Prosecco, prosecco, prosecco. Out in the garden. Should be writing the column. Extra dry. No, seriously, sometimes I can be a bit reckless and leave my column to the last moment. Sometimes it goes in my favour and makes it slightly more spunky, and other times it's just completely flat!
Last week must have been just flat, flat, flat. But it was entitled to be. Firstly, I was really stressed out because I was doing all the promotion for my DVD, Topspot, released by Tartan, signing today at the Tate Modern between 7pm and 8 pm. Secondly because I was off to Belfast.
Yes, yes, as my friend Stephen Webster said on the plane: "Just for the crack of it!" The crack of it was helping James Nesbitt and others raise £280,000 for Wave Trauma, a charity set up to help children and young people affected by the troubles in Northern Ireland. Where's the charity to help us with our hangovers? A 48-hour drinking marathon! If there's one thing I can say about Belfast: it's very cold outside, it's very hot inside. Air conditioning seems to be a non-existent word. Everyone decided that my sleeping on the bathroom floor was a cool stroke of genius as I had sadly bottled out after only 12 hours of drinking.
It's fantastic being an artist. Being able to create something, which is so desirable that it can help others. Almost everything I do now has a certain palatability. For some kinds of work there are waiting lists all around the world and I'm banging my head against the wall, saying: "If I make another blanket I will go absolutely insane!" I want to protect and love all the blankets I've ever made. When I make work I want to be able to see the work in my mind. And as corny as this sounds, I can't live with myself if I see only £s and $s. Pound and dollar signs with a big Bugs Bunny would actually make a good blanket - but that's not what the collectors are waiting for.
Next week I'm going to the Baltic, not the Baltic seas, the Baltic Centre for Contemporary Art in Gateshead. But I do often think about the Baring Sea. Sometimes I have nightmares about it. I did this morning. It's a very calm sea and ships will suddenly disappear because of 100ft waves that appear from nowhere, like giant tongues taking the ships out of the sea. Sorry, I just went off on a bit of a tangent there. Back to the art gallery.
Apparently it's a very large space. Some artists don't bother to go and view spaces they are going to be exhibited in. They send their assistants and they have small maquettes, and often this does the job very well, as, being international, it is extremely difficult to visit every site. In 1996, a year before I had my show at the South London Gallery, David Thorpe, the then director, very proudly handed over a miniature South London Gallery. Two months before my show, on a final studio visit, he looked quite alarmed to see the contents of the miniature gallery filled with a ball of orange wool, a crochet hook and a packet of Marlboro Lights. (But it was my local gallery at the time.)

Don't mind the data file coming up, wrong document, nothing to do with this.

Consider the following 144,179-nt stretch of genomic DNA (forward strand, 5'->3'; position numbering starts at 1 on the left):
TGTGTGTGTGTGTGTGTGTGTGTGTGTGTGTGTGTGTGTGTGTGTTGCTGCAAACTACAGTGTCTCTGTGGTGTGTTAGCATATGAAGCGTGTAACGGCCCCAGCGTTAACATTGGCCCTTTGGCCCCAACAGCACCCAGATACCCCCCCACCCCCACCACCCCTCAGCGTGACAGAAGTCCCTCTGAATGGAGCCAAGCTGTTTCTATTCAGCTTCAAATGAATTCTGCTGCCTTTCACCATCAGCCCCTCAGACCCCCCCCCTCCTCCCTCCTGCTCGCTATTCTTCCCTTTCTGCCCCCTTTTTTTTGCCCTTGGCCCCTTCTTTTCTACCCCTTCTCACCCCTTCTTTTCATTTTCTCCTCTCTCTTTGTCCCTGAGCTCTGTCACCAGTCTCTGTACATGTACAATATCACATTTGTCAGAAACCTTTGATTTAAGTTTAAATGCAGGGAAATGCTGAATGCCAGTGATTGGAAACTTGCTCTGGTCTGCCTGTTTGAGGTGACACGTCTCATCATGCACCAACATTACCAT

Back to this large Baltic space. I think maybe I should do something completely different. Maybe even an idea that I had for a show in 1997 with the German curator Stephan Schmidt-Wulffen at the Hamburg Kunstverein. I would live and work in the giant empty gallery space for six weeks, and every day I would have a budget to make one piece of work. And every day I would have to present my ideas to the gallery director to see if they were agreeable. My first idea was to light a fire in the centre of the gallery, which apparently would have blown my budget for the complete duration of the project. My next idea was to mirror an entire wall - the wall being something like 100ft-by-20ft - then I would fly a friend's band over and dance in front of the mirror. Again I had blown the budget. These ideas went on, and on, but eventually it would have made an incredible show. The performance of making art seems a great idea for the Baltic.
But this is an idea I had 10 years ago. Am I hankering after something that has already gone? Am I a little bit too old to be dancing alone in front of a giant mirror? Or maybe it's just a crap idea and I'm just being sentimental for the youth and audacity of young art.
I want to be courageous in what I do and, as corny as it sounds, I never want to rest on my laurels. At the moment I feel like I want to smash everything up and tear everything down. I want to turn myself inside out. I want to enjoy my moment of confusion, but at the same time, not feel that I am standing on the border of the reckless and insane. I want to be free. When I was at the Royal College, in the courtyard, I smashed all my work up (just for the record, they were painted on wood) with a sledgehammer. I was screaming at my paintings calling them every name under the sun. Like Lady Macbeth, my hands were covered in blood, blisters were bursting one by one. It is soul destroying to create something which cannot be loved. I learnt my lesson. Now back to the prosecco. Extra dry.Reuse content